The best example, occurred the next day. The youth director from Sumy, a city of approximately 300,000 people, organized their first Teen Shabbat event. With only one day of planning, they put together a small but significant program.

By Sunday, they already had their first teen madrichim (leaders) meeting.

Alla and I might be the faces in Ukraine but JDC and its partner BBYO are leading together to change the world. And yes, like Einstein famously sang, together, with us, others are following.  

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This year, we are trying to connect Jewish teenagers, like those in Sumy, in Ukraine to each other through seminars and retreats and to BBYO international. Every week, I will be showcasing a different community and their teen club. Help us strengthen the Jewish world by connecting Jewish teens to one another. Learn more by clicking on the following link.

 

 

Kharkov's Teen Club Videos

Posted: November 20, 2013

At the beginning of November Kharkov's Jewish teenagers took part in a BBYO program called Global Shabbat. They videotaped some of their favorite moments of the program.

Two of our incredible teen madrichim (leaders) Stanislav and Violetta then put together this wonderful video montage of the past three years of teen activities at Beit Dan, Kharkov, Ukraine's Jewish Cultural Center.

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This year, we are trying to connect Jewish teenagers, like those in Kharkov, in Ukraine to each other through seminars and retreats and to BBYO international. Every week, I will be showcasing a different community and their teen club. Help us strengthen the Jewish world by connecting Jewish teens to one another. Learn more by clicking on the following link.

http://www.jdcentwine.org/cause/762


 

 

A Dream of Teen Shabbatons

Posted: November 14, 2013

Ella attended a family shabbaton two weeks with the Jewish community from Poltava. Ella goes to many programs in her community ranging from teen programs, Sunday school, and Shabbat activities that are funded by both the local Hesed and the Progressive Jewish congregation Beth Am Poltava.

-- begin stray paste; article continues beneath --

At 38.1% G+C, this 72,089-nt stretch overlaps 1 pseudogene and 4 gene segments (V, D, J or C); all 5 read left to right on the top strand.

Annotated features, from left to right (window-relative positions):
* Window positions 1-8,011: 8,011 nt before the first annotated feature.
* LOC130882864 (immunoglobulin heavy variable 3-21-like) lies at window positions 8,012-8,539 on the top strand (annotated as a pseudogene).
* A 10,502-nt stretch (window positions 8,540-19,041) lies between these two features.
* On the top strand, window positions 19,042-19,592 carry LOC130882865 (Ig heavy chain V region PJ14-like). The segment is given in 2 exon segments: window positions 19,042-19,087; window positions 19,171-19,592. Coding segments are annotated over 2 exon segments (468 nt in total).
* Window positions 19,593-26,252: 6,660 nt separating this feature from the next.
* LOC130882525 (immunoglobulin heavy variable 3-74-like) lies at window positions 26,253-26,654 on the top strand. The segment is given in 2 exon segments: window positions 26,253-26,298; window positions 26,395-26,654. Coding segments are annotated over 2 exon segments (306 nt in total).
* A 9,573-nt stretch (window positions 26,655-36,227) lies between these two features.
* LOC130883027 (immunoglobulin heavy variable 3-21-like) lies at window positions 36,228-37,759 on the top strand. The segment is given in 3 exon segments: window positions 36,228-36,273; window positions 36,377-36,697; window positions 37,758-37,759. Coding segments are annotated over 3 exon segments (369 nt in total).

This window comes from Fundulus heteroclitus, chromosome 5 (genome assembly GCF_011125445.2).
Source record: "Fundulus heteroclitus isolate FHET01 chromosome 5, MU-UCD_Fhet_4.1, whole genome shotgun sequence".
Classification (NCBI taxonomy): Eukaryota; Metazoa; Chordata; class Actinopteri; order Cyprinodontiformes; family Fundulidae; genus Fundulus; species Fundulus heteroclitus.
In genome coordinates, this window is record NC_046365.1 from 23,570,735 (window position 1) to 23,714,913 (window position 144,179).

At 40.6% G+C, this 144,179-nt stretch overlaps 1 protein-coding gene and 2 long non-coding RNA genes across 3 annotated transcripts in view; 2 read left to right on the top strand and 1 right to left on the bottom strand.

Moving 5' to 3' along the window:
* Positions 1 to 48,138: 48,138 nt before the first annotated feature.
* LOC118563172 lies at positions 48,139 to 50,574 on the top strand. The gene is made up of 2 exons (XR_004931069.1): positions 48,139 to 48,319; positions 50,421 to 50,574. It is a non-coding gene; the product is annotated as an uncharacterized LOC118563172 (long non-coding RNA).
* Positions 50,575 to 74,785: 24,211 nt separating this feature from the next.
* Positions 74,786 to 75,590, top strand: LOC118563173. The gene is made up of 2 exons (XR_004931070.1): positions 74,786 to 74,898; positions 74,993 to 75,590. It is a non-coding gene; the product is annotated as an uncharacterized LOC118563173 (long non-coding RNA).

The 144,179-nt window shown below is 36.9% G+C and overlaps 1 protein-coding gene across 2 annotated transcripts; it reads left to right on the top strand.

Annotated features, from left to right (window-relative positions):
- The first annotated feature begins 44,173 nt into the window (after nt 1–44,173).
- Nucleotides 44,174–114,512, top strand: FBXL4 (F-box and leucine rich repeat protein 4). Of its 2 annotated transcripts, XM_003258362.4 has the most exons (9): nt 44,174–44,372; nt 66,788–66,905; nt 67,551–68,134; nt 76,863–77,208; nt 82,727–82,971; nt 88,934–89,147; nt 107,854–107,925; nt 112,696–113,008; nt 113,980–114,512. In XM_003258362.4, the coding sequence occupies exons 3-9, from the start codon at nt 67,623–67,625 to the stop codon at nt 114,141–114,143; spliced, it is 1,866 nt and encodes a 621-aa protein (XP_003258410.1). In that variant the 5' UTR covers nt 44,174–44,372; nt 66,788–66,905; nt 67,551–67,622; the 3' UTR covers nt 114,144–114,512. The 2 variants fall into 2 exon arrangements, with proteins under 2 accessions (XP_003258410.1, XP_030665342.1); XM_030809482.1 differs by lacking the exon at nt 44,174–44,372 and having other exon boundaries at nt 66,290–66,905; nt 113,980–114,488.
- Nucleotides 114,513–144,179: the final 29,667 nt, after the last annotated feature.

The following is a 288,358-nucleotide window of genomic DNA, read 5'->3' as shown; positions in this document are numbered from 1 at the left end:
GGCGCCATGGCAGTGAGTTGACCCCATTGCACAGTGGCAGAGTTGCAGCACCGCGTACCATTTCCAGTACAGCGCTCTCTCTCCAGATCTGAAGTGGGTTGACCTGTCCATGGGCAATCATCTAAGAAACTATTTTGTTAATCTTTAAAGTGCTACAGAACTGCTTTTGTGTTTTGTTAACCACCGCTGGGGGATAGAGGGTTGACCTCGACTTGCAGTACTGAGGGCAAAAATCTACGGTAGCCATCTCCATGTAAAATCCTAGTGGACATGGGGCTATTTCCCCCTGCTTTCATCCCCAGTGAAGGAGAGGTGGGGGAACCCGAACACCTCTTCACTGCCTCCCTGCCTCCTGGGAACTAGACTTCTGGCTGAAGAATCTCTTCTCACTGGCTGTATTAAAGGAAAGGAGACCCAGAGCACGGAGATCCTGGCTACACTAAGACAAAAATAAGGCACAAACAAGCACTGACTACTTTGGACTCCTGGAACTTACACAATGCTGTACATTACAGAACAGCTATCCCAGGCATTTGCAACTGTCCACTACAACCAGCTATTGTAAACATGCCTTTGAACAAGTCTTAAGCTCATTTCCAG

Ella is also a fantastic basketball player. She arrived at the shabbaton late because her basketball team beat the second best team in Ukraine for her age. Actually she beat the second best team. The final score was 60-30, and she had 40 points.

The shabbaton was a wonderful weekend where we celebrated b’nei mitzvah of two teenagers, Alexei and Anna, concurrently with a teenager in the twin Reform congregation Beth Am in Palo Alto, California. The theme of the weekend was Chanukah and how we can bring Chanukah back home.

We had many programs just as teenagers that were based on Chanukah including a dreidl competition, an acted out version of the story of Chanukah, and a discussion on what the real meaning of Chanukah was. The amount of knowledge and understanding that Ella had about the holiday was surprising, as Poltava does not have a Jewish day school or many Jewish organizations but her understanding, and many others, of the holiday was no less than Jews anywhere else in the world.

In our last group session, Ella made an announcement. She loved the weekend, but she would have loved it more, if it was just teenagers. And then she continued, “Let’s have shabbatons only for teenagers, with Kharkov, and Kiev, and Odessa, and Dnepropetrovsk, and every other city in Ukraine.”

Let’s make Ella’s dream a reality.

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This year, we are trying to connect Jewish teenagers, like Ella, in Ukraine to each other through seminars and retreats and to BBYO international. Every week, I will be showcasing a different community and their teen club. Help us strengthen the Jewish world by connecting Jewish teens to one another. Learn more by clicking on the following link.

http://www.jdcentwine.org/cause/762

 

 

 

Kharkov's Milestone

Posted: November 7, 2013

This week the teen club at Beit Dan, Kharkov’s JCC, had a milestone, one that we hope to see more of throughout Ukraine. Organized by two volunteer leaders of the Jewish Youth Association we initiated our first teen board, or as we call them teen madrichim.

What is a madrich? From the Hebrew root derekh which means direction, a madrich is a leader that shows the way. And that is just what these four teen leaders want to do.

Over the past two years, as the teen club has been built and developed in Kharkov, teenagers have engaged and been inspired by Jewish traditions, culture, and community. When asked why they now want to be leaders, their answers were simple: “we love community, and we want to add to it,” “we want to learn to create and develop programs too,” and “we’ve seen other leaders, and have been inspired, now we want to inspire.”

This process of empowering teenagers is a test for everyone involved. For the teenagers it is a test to see how much they are willing to be initiators rather than observers. For the volunteer leaders they will be learning how to pass on the knowledge that they have accumulated over the years to the next generaion. And for the community, as a whole, it is an experiment of training leaders in their adolescent years to think about major issues.

Before the meeting ended, I mentioned a small project that I wanted to do. Simple – make a video of the four teen leaders saying Shabbat Shalom to our partner organization, BBYO. Their answer was less simple, “Why just the four of us?” They wanted this Friday’s program to be the entire club making a 3 minute video, about who we are and what we do, and share it with BBYO.

I think we are already passing the test.